The thorny issue of court sentencing has come under the spotlight once again.
Moors Murderer Ian Brady has been told he will remain in a secure mental hospital after losing his bid to be moved to a mainstream prison.
That decision came at the end of an extremely costly mental health tribunal which has run up a bill, at the very least, of hundreds of thousands of pounds.
On a more local level, there will surely be some questions raised over the decision not to impose a jail sentence on a woman hit and run driver who left a man critically injured in Milnsbridge.
Victim John Gibson is still having medical treatment for his injuries a year after the incident, but a judge has decided to suspend the sentence imposed on driver Rebecca Barber.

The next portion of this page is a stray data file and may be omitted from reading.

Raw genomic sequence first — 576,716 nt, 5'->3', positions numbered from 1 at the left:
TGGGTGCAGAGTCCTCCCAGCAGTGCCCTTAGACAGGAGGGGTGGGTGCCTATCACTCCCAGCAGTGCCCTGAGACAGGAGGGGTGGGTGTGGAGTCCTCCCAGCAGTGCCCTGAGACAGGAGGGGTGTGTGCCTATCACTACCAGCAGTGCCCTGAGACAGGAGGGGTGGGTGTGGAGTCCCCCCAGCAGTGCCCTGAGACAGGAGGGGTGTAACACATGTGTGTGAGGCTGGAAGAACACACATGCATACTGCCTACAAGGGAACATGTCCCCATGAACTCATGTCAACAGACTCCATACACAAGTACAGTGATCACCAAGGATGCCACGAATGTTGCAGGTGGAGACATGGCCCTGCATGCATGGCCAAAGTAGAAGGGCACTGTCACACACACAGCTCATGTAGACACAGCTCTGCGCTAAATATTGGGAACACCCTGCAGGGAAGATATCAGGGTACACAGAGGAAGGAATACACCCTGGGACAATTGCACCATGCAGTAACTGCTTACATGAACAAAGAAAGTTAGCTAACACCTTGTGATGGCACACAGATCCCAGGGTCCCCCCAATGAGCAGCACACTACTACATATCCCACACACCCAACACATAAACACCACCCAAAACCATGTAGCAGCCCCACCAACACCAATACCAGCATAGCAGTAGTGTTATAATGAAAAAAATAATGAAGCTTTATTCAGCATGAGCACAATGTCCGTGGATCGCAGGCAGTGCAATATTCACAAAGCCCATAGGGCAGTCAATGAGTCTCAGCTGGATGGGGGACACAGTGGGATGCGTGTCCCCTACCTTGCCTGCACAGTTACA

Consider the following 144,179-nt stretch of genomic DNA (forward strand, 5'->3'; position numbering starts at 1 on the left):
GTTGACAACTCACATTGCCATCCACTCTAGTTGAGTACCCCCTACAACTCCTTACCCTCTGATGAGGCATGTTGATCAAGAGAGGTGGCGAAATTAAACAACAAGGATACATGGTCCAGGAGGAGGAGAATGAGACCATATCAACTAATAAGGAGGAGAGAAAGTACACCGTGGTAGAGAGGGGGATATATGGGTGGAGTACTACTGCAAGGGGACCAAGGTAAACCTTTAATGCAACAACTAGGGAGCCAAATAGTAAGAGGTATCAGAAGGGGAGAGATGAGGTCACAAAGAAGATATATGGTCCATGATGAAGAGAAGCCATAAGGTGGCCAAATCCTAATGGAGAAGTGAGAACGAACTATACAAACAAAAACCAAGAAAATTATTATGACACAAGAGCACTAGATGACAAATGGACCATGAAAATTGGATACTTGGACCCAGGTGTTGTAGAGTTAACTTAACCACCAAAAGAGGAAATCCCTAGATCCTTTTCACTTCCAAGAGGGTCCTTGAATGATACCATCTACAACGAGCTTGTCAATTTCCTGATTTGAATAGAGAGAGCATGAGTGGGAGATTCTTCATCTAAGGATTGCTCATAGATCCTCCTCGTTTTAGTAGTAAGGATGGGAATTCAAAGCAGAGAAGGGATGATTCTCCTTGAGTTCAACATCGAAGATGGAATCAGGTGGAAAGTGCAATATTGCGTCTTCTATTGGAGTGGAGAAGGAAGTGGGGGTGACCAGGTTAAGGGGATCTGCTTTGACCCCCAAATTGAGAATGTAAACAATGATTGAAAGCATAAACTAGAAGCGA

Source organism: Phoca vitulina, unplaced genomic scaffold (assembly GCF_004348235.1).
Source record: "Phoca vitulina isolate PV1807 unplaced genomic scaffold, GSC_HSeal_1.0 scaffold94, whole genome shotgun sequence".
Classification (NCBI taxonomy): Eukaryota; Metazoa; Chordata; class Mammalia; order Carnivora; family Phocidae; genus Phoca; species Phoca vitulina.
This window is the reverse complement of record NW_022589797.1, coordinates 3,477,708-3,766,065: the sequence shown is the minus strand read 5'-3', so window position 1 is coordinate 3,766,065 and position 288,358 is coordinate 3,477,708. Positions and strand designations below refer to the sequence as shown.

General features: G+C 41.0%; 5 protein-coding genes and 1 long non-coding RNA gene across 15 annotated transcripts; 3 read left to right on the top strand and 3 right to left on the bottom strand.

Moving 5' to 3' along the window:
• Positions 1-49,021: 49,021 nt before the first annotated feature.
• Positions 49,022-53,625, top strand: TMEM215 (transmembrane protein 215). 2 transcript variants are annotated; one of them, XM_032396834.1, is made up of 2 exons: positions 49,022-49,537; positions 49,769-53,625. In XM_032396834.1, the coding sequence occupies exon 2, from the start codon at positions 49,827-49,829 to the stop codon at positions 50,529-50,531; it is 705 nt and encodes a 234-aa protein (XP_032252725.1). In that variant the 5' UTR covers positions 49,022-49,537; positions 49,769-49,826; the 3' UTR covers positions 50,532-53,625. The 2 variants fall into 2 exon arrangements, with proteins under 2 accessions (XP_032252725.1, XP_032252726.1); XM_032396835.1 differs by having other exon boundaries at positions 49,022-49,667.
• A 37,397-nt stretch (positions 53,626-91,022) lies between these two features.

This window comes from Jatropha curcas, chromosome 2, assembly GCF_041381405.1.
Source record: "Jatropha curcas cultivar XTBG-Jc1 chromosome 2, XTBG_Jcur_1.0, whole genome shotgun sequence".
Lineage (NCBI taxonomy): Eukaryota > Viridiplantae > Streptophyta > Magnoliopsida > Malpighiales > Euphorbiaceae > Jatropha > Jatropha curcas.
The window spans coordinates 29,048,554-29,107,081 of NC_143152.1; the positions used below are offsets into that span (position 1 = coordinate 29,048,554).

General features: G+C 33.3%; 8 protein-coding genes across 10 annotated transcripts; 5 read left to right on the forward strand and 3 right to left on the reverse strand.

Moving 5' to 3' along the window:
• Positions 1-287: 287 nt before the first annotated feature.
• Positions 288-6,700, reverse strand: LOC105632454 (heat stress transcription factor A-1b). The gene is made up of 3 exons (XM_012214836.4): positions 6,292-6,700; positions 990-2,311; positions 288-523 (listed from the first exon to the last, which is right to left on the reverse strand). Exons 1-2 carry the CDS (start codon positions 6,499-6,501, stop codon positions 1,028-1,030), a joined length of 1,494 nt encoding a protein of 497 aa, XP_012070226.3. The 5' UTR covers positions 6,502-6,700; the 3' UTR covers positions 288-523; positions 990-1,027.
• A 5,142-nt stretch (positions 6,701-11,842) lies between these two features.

The judge himself described the decision not to jail Barber as "exceptional", after he had studied background reports.
And that is the nub; people will condemn or criticise sentences for being too lenient without being privy to all the facts.
Judges and magistrates are bound by strict sentencing guidelines and also have to take into account individual circumstances.
In very few cases are things clear-cut except where they concern a sadistic killer like Brady.
There will never be a day when the man who killed five children and young people will be allowed his freedom and certainly having to spend the rest of his days in a secure hospital will not allow him a cushy lifestyle.